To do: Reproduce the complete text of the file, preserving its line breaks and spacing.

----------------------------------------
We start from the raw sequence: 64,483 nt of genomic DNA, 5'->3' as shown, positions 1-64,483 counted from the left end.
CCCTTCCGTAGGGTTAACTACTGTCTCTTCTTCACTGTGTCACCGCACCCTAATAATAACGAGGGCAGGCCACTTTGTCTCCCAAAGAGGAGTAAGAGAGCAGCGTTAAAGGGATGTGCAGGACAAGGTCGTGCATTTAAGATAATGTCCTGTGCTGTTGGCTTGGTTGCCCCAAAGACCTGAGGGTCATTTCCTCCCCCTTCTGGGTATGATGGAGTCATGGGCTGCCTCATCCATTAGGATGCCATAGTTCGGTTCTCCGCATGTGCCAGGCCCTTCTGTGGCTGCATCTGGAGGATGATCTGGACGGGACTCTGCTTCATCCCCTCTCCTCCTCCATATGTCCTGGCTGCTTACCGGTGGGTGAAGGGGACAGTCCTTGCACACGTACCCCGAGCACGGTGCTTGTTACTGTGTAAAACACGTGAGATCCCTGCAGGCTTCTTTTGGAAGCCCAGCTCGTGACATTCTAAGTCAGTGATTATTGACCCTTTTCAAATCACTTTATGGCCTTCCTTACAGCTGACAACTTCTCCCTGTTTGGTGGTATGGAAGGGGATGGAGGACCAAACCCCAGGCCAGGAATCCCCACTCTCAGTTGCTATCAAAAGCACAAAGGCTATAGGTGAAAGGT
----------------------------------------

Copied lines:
We start from the raw sequence: 64,483 nt of genomic DNA, 5'->3' as shown, positions 1-64,483 counted from the left end.
CCCTTCCGTAGGGTTAACTACTGTCTCTTCTTCACTGTGTCACCGCACCCTAATAATAACGAGGGCAGGCCACTTTGTCTCCCAAAGAGGAGTAAGAGAGCAGCGTTAAAGGGATGTGCAGGACAAGGTCGTGCATTTAAGATAATGTCCTGTGCTGTTGGCTTGGTTGCCCCAAAGACCTGAGGGTCATTTCCTCCCCCTTCTGGGTATGATGGAGTCATGGGCTGCCTCATCCATTAGGATGCCATAGTTCGGTTCTCCGCATGTGCCAGGCCCTTCTGTGGCTGCATCTGGAGGATGATCTGGACGGGACTCTGCTTCATCCCCTCTCCTCCTCCATATGTCCTGGCTGCTTACCGGTGGGTGAAGGGGACAGTCCTTGCACACGTACCCCGAGCACGGTGCTTGTTACTGTGTAAAACACGTGAGATCCCTGCAGGCTTCTTTTGGAAGCCCAGCTCGTGACATTCTAAGTCAGTGATTATTGACCCTTTTCAAATCACTTTATGGCCTTCCTTACAGCTGACAACTTCTCCCTGTTTGGTGGTATGGAAGGGGATGGAGGACCAAACCCCAGGCCAGGAATCCCCACTCTCAGTTGCTATCAAAAGCACAAAGGCTATAGGTGAAAGGT